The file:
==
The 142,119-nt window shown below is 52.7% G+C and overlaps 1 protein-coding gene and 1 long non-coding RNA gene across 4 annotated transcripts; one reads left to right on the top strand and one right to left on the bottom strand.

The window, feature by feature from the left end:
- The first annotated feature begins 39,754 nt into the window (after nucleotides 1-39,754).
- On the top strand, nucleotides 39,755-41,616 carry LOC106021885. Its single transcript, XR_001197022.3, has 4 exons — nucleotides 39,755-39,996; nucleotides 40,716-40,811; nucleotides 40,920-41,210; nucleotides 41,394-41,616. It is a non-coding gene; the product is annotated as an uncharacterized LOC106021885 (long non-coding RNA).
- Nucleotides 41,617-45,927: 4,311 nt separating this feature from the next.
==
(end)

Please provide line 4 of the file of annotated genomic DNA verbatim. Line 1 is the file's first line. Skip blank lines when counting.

- On the top strand, nucleotides 39,755-41,616 carry LOC106021885. Its single transcript, XR_001197022.3, has 4 exons — nucleotides 39,755-39,996; nucleotides 40,716-40,811; nucleotides 40,920-41,210; nucleotides 41,394-41,616. It is a non-coding gene; the product is annotated as an uncharacterized LOC106021885 (long non-coding RNA).